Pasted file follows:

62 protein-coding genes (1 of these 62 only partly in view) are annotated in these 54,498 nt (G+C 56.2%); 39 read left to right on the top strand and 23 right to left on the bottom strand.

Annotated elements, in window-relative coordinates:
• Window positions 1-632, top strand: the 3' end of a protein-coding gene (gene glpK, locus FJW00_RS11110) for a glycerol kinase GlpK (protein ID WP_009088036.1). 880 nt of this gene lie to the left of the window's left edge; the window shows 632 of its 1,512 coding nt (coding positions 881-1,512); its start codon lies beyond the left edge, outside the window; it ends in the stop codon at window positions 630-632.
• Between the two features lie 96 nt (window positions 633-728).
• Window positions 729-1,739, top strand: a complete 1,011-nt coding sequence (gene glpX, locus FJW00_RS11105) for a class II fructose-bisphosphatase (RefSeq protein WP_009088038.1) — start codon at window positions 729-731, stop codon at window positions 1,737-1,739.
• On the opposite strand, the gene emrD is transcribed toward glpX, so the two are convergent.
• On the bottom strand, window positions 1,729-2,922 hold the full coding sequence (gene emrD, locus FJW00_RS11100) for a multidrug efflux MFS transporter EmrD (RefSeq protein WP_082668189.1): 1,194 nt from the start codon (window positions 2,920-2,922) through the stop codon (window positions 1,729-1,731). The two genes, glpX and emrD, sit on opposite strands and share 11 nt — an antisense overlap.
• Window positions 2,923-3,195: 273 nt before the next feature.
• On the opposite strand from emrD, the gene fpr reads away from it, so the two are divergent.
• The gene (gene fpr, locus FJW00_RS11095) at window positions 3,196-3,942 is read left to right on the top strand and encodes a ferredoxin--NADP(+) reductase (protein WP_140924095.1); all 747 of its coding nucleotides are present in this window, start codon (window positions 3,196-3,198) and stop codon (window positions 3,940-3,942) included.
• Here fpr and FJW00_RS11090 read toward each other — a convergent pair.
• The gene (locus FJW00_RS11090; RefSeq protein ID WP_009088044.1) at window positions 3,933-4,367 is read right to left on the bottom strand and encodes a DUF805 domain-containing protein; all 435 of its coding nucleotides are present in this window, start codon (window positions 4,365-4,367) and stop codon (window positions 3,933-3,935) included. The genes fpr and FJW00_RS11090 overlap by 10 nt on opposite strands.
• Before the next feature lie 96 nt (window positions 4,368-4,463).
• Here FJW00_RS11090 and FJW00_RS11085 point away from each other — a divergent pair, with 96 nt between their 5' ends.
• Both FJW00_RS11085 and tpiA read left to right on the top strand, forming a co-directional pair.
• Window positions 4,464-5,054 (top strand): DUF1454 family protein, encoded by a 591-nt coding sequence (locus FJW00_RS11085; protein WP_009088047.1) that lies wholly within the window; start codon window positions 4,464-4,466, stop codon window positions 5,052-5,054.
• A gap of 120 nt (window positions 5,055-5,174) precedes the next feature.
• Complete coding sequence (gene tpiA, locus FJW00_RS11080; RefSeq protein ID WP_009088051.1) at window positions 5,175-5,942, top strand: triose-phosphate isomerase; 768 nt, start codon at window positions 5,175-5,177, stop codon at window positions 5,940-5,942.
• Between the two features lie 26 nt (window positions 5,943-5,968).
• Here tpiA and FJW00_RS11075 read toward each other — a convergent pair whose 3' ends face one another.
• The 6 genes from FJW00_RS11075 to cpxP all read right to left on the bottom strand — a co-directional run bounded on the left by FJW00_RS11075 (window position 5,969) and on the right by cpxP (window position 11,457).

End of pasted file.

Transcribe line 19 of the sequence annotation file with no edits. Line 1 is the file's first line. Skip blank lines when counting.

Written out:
• Between the two features lie 26 nt (window positions 5,943-5,968).